A counterterrorism project in Los Angeles that would collect information about Muslim neighborhoods is drawing outrage from Islamic groups and civil libertarians who say it unjustly singles out residents based on faith and could lead to unconstitutional police tactics.
The groups complain that the Los Angeles Police Department's "community mapping" project, which aims to prevent radicalization and homegrown terrorism, unfairly brings suspicion on Muslims.
They say it undermines trust established between Muslims and police since the 9/11 attacks and is reminiscent of how Nazis identified Jews during the Holocaust.
"This is anti-Semitism reborn as Islamophobia," said Shakeel Syed, director of the Islamic Shura Council of Southern California. "We will fiercely resist this."
The mapping project would collect information about specific neighborhoods but not individuals, according to Michael Downing, the LAPD's counterterrorism chief.
Downing said the aim is to study where enclaves of Muslims live so that police can study their culture, history, language and socioeconomic status to gain an understanding of their communities.
If a community is isolated, it may be determined that it is susceptible to extremist ideology, Downing said. In such cases, he said, police could then go into those communities and try to head off potential problems by offering people access to government and social services.
"Our goal is to try to be a catalyst to integrate the communities into the greater society," Downing said.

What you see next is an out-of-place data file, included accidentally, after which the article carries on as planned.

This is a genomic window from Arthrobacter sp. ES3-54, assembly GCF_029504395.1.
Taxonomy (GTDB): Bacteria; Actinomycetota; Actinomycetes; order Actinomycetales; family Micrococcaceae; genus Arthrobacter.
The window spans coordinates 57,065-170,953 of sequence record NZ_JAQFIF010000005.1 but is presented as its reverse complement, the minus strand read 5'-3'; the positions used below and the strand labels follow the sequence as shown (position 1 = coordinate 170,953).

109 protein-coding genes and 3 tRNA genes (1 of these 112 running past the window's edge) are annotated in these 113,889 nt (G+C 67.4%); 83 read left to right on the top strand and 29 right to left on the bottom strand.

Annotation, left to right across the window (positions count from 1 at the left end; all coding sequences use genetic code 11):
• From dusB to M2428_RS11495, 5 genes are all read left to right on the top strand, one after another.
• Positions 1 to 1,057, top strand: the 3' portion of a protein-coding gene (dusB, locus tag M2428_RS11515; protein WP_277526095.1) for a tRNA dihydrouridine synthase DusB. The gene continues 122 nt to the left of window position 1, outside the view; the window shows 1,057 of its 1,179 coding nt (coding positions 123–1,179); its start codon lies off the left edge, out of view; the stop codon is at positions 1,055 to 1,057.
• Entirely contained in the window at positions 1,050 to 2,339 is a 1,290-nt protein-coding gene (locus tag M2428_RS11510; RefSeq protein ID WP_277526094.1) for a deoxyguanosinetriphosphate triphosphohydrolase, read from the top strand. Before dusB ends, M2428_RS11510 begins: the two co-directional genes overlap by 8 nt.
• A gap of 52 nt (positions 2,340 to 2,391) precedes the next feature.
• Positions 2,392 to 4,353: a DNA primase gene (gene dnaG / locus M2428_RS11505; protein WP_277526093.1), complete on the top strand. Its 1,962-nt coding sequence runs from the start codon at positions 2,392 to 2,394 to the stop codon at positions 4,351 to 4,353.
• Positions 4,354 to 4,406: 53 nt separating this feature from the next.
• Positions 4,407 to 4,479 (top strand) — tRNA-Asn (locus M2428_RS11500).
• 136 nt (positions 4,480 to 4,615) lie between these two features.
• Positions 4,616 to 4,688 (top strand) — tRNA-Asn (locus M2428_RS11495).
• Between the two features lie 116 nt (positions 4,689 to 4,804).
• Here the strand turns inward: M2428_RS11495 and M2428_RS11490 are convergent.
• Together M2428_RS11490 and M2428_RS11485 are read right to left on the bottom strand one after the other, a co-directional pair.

How much information would be collected and how it will be used remained unclear to groups such as the American Civil Liberties Union, which joined Muslim groups in writing a harshly worded letter Thursday to the LAPD.
"Singling out individuals for investigation, surveillance, and data-gathering based on their religion constitutes religious profiling," the letter said. "In addition to constitutional concerns … religious profiling engenders fear and distrust."
Darrel Stephens, president of the Major Cities Chiefs Association, said large police departments routinely use community mapping to understand crime trends.
Muslim leaders say mapping based on a community's faith and ethnicity is different from mapping based on crime. "In the Muslim community, there hasn't been terrorism," said Hussam Ayloush of the Los Angeles chapter of the Council on American-Islamic Relations.
Ayloush said the police department's job is to enforce laws. "Police should not be in the business of analyzing political views and religious views," he said. "It's really dangerous. This is a slippery slope."
The ACLU agreed. "Religious profiling is not a legitimate tool of law enforcement," said Ranjana Natarajan an attorney with the ACLU of Southern California. (MORE)